Over a million developers have joined DZone.

The Sweetness of Developing REST Services Using Dropwizard

DZone's Guide to

The Sweetness of Developing REST Services Using Dropwizard

· Integration Zone ·
Free Resource

Discover how you can get APIs and microservices to work at true enterprise scale.

The sweetness of developing REST services using Dropwizard

Jersey is my goto software for developing REST services and then I came across Dropwizard. It is a simple and neat framework written on top of Jersey and glues together all essential libraries for creating production ready services.

Before externalizing a web service, it must be operationally ready to take real world traffic and provide HA. So many engineers end up writing health checks, enabling the required logs and metrics metrics etc. All of these features are available out of the box in Dropwizard. Furthermore, it has nice features such as HTTP client for invoking other services, authentication,  integration with Hibernate and DI.

So, while the documentation is straight forward and 'Getting Started' guide does get you started, integration with Spring and JPA via Hibernate requires some work. This article will help you with that assuming you have a working service written using Dropwizard.

1. Wiring up Spring and Dropwizard. HelloWorldApplication is the entry point to the Dropwizard application. The run method is where we initialize Spring.
   public void run(HelloWorldConfiguration configuration,
   Environment environment) {

  //init Spring context
        //before we init the app context, we have to create a parent context with all the config objects others rely on to get initialized
        AnnotationConfigWebApplicationContext parent = new AnnotationConfigWebApplicationContext();
        AnnotationConfigWebApplicationContext ctx = new AnnotationConfigWebApplicationContext();

        parent.getBeanFactory().registerSingleton("configuration", configuration);

        //the real main app context has a link to the parent context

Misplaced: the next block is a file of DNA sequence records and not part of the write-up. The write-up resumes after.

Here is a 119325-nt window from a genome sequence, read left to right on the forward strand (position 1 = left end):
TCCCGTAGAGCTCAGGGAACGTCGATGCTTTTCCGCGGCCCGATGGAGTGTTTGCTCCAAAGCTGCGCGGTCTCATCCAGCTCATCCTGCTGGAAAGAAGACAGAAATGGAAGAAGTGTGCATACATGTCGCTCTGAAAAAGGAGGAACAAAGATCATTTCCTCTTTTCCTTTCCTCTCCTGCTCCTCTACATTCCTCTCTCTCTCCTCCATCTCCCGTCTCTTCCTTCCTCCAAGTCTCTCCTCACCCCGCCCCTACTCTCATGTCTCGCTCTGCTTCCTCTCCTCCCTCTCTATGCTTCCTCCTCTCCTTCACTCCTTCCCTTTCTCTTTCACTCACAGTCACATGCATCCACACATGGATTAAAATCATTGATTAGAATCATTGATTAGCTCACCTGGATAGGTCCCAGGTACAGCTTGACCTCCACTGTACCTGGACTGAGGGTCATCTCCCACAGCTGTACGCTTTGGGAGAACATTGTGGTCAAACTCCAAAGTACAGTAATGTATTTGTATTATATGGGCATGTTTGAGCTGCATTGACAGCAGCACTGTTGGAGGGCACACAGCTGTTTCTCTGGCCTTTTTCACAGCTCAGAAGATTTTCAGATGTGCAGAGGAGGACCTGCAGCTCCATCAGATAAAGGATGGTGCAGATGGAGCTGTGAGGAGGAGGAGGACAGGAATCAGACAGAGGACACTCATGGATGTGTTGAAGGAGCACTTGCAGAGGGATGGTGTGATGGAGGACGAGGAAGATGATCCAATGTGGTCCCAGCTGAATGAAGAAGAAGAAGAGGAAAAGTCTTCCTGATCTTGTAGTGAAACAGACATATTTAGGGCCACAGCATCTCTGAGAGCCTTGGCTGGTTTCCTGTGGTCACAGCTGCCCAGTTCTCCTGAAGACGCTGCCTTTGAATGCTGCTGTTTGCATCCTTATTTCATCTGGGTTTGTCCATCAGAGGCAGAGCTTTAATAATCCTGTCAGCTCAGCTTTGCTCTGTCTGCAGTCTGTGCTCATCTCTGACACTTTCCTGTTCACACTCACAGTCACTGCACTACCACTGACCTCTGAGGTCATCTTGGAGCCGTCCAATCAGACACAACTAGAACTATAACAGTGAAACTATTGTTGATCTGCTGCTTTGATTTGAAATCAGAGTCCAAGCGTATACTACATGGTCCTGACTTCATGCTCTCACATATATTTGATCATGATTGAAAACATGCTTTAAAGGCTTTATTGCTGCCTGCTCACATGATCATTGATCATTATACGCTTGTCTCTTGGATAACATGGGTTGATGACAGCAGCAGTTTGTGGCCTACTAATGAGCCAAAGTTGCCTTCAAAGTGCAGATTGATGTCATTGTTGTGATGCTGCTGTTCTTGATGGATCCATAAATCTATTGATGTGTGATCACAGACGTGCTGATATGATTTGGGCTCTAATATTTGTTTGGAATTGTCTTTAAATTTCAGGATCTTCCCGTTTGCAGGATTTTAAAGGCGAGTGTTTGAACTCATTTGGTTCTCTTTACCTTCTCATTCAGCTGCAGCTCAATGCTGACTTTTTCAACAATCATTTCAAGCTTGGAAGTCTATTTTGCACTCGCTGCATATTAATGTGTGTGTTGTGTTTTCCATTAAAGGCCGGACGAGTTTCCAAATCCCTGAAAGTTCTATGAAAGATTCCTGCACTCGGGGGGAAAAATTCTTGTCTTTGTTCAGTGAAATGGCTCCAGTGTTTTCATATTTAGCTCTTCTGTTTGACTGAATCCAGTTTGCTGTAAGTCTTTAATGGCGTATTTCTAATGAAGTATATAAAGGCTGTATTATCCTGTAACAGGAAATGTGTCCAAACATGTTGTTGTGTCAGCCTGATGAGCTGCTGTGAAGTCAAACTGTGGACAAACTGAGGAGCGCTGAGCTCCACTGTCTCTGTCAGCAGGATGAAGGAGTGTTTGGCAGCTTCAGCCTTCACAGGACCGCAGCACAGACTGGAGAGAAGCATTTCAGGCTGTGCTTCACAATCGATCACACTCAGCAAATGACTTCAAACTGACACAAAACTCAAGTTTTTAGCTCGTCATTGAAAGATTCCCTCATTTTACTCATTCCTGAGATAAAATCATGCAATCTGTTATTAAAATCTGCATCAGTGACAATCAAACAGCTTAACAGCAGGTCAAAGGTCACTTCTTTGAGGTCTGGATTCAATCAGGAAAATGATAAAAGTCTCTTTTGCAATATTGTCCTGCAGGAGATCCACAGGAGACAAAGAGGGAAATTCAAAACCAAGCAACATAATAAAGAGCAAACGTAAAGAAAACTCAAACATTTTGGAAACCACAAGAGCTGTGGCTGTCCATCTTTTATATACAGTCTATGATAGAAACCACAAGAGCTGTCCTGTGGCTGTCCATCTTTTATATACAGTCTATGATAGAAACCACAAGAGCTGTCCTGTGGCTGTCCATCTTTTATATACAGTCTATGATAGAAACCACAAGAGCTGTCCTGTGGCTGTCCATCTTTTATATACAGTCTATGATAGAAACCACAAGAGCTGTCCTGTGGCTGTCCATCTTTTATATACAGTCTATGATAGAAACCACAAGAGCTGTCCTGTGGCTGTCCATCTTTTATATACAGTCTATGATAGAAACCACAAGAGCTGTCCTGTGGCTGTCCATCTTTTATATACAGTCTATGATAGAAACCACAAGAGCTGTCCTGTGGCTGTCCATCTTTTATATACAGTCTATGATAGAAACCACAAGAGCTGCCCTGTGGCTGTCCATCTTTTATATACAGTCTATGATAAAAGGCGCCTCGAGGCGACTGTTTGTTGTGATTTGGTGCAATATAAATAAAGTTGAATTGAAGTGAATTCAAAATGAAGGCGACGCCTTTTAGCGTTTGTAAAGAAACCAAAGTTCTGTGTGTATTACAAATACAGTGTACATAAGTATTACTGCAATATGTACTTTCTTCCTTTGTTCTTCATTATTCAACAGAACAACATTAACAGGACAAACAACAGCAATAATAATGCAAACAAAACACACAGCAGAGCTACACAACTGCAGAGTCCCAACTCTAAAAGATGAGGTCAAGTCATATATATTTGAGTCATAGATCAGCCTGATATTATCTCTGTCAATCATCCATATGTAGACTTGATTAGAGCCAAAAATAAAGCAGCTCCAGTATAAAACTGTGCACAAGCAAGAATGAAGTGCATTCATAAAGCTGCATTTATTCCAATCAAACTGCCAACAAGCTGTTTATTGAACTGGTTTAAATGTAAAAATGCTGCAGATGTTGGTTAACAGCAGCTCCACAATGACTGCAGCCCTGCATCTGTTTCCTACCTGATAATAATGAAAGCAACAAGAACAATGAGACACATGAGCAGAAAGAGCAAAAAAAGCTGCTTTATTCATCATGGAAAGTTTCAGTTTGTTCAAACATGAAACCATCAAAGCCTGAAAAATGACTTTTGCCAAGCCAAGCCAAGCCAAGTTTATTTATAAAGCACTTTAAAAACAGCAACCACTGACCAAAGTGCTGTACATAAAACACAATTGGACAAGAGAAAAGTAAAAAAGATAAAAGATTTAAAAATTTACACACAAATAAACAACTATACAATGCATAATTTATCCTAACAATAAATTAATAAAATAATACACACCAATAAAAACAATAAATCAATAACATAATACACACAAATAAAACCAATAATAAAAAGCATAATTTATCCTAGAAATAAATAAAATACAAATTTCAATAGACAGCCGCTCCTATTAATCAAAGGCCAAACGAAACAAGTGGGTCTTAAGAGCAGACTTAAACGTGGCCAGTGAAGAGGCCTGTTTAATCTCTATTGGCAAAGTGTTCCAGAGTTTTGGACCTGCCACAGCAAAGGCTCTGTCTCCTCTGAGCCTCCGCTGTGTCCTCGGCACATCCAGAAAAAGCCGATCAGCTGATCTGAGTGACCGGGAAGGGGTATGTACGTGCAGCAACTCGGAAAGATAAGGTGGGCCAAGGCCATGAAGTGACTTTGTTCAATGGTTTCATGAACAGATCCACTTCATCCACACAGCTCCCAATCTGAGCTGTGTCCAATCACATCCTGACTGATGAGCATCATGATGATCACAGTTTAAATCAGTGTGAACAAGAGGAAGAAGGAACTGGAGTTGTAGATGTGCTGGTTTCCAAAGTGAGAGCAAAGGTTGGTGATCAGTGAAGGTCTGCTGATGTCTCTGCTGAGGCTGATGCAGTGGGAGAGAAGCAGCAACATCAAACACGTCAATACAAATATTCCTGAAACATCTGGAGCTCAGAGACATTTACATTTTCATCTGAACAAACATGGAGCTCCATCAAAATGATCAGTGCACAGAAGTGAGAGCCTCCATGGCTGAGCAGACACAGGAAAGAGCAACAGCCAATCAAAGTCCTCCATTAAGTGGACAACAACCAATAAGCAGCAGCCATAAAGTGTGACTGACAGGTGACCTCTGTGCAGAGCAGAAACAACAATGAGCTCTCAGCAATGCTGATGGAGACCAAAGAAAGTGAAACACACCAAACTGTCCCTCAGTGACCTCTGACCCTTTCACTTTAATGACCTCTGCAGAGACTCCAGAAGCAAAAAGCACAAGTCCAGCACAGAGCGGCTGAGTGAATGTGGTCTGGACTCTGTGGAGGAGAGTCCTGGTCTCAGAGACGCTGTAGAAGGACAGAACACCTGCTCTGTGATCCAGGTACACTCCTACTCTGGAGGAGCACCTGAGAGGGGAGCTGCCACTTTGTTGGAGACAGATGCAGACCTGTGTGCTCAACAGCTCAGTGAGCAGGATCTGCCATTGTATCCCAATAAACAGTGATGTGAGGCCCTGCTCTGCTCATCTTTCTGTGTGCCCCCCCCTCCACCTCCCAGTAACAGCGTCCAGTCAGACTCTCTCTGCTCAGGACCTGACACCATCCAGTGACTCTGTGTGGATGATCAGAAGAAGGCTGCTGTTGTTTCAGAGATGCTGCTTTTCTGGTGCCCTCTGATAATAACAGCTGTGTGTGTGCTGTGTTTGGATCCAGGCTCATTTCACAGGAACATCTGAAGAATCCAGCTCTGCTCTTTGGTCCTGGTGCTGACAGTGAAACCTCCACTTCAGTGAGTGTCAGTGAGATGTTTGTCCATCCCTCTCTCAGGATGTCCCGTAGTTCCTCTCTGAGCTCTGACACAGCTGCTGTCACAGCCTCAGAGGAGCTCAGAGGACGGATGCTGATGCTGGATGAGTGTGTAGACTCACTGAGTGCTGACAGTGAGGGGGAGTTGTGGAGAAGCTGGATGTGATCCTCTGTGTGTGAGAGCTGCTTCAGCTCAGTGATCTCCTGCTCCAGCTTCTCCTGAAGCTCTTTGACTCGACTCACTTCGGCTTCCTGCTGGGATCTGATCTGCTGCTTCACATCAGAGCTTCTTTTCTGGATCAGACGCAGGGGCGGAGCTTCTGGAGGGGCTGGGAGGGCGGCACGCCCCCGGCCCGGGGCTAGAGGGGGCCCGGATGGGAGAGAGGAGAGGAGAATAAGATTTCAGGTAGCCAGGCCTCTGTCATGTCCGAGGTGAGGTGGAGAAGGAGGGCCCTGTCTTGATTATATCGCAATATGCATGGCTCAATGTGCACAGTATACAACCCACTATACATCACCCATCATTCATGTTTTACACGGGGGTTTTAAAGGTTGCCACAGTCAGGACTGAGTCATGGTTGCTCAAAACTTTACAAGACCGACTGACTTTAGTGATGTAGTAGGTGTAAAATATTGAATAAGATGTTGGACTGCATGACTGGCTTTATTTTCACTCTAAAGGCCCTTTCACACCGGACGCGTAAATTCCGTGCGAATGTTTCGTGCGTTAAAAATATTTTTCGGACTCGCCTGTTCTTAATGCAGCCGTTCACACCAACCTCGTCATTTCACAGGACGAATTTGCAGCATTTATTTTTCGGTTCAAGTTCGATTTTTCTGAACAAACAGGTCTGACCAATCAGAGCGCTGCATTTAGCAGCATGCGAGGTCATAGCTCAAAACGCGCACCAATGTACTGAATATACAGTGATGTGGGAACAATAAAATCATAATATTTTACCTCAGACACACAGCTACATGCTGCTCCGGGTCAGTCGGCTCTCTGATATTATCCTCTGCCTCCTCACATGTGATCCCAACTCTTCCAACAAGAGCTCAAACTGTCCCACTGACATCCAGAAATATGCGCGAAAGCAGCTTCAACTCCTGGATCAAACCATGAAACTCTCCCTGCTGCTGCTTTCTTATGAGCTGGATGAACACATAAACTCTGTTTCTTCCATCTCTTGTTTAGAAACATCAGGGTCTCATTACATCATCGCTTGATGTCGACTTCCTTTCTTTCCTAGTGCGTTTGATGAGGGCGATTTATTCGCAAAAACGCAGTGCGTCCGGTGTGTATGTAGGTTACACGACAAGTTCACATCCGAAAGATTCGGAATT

//now that Spring is started, let's get all the beans that matter into DropWizard

        //health checks
        Map healthChecks = ctx.getBeansOfType(HealthCheck.class);
        for(Map.Entry entry : healthChecks.entrySet()) {
            environment.healthChecks().register("template", entry.getValue());

        Map resources = ctx.getBeansWithAnnotation(Path.class);
        for(Map.Entry entry : resources.entrySet()) {

        //last, but not least,let's link Spring to the embedded Jetty in Dropwizard
        environment.servlets().addServletListeners(new SpringContextLoaderListener(ctx));
It is a standard way to initialize Spring. Two important points to note here. One, no need to register resources explicitly. Spring will look for classes annotated with @PATH and register it with Dropwizard. Second is to include MyAppSpringConfiguration which provides additional resources to be included.

2. Definition for MyAppSpringConfiguration is below:
Main Spring Configuration
@ImportResource({ "classpath:spring/applicationContext.xml", "classpath:spring/dao.xml" })
@ComponentScan(basePackages = {"com.nishant.example"})
public class MyAppSpringConfiguration {

3. Next, annotate the resource class with @Service annotation and we are ready!
public class HelloWorldResource {

 private HelloWorldConfiguration configuration;

    private final AtomicLong counter = new AtomicLong();

    public Saying sayHello(@QueryParam("name") Optional name) {

        final String value = String.format(configuration.getTemplate(), name.or(configuration.getDefaultName()));
        return new Saying(counter.incrementAndGet(), value);
For complete working example, see  https://github.com/nchandra/SampleDropwizardService

APIs and microservices are maturing, quickly. Learn what it takes to manage modern APIs and microservices at enterprise scale.


Published at DZone with permission of

Opinions expressed by DZone contributors are their own.

{{ parent.title || parent.header.title}}

{{ parent.tldr }}

{{ parent.urlSource.name }}